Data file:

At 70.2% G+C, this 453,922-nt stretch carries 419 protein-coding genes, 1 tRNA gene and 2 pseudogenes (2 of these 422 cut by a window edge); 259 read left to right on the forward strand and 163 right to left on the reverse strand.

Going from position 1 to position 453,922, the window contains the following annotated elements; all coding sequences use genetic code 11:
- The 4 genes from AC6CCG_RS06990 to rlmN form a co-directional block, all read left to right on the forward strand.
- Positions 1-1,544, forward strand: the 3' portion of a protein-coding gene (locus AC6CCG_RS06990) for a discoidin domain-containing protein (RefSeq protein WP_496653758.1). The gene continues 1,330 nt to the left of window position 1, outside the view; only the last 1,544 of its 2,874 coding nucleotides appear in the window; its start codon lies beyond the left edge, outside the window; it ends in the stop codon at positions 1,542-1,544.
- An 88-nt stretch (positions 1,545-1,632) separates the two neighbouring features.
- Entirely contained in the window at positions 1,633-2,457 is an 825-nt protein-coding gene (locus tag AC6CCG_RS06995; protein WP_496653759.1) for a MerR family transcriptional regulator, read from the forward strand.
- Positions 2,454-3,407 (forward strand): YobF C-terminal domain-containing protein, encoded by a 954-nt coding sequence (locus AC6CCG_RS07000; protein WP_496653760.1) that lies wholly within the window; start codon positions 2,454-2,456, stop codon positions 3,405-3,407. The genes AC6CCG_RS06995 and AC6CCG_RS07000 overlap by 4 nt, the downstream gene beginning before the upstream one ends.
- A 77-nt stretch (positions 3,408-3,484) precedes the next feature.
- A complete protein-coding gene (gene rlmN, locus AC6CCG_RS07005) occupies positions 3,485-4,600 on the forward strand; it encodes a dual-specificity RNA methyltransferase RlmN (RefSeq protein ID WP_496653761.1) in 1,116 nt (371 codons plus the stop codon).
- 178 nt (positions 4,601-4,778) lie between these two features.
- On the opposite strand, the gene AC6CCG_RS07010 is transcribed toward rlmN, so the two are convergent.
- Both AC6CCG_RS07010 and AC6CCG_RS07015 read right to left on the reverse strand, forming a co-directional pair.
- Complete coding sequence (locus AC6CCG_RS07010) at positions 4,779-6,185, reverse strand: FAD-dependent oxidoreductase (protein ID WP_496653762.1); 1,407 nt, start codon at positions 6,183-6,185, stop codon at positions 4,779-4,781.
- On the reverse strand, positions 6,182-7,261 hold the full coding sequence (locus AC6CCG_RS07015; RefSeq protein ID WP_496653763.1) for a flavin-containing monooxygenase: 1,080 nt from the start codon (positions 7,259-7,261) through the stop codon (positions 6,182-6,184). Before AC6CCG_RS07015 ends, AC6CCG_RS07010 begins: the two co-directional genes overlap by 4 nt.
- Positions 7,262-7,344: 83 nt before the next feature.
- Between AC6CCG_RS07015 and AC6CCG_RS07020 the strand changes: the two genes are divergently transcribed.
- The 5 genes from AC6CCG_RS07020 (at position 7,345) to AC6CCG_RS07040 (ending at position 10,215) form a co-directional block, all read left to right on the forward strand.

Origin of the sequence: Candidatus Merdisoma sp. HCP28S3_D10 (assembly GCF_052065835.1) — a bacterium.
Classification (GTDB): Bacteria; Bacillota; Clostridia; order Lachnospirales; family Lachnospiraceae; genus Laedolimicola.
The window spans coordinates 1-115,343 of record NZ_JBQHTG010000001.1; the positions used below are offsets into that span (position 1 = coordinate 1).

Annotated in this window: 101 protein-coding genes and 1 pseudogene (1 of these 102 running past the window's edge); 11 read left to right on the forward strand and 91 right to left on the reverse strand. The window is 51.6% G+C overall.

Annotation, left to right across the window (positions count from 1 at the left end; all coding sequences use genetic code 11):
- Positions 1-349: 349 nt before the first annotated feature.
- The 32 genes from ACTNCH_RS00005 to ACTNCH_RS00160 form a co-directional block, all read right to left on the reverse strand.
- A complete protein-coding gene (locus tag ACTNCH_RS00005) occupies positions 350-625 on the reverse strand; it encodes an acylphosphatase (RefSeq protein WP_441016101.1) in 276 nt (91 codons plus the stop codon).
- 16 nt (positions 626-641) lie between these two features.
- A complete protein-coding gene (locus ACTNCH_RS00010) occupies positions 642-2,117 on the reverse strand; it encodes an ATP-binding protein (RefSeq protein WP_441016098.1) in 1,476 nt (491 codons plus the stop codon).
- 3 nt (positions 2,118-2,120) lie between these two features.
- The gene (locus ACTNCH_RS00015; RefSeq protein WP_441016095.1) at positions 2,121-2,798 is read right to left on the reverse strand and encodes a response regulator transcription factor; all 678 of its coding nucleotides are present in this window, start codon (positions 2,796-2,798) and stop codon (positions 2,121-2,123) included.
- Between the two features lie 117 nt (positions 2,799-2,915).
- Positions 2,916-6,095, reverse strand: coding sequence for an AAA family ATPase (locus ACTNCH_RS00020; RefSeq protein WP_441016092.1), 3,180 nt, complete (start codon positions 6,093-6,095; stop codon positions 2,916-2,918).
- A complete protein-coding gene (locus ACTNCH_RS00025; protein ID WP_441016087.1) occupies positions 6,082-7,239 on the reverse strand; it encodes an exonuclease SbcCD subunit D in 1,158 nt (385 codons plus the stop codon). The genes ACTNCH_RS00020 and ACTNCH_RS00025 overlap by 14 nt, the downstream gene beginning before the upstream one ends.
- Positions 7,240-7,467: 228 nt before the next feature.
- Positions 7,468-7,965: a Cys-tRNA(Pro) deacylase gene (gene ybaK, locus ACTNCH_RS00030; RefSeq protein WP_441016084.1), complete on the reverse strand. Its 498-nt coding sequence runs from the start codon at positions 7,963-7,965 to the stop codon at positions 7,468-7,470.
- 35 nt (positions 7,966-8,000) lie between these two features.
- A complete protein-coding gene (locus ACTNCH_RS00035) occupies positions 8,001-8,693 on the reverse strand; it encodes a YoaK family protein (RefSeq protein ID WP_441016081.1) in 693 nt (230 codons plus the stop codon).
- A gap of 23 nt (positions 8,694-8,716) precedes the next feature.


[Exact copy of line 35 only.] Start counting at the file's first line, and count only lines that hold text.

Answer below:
- 35 nt (positions 7,966-8,000) lie between these two features.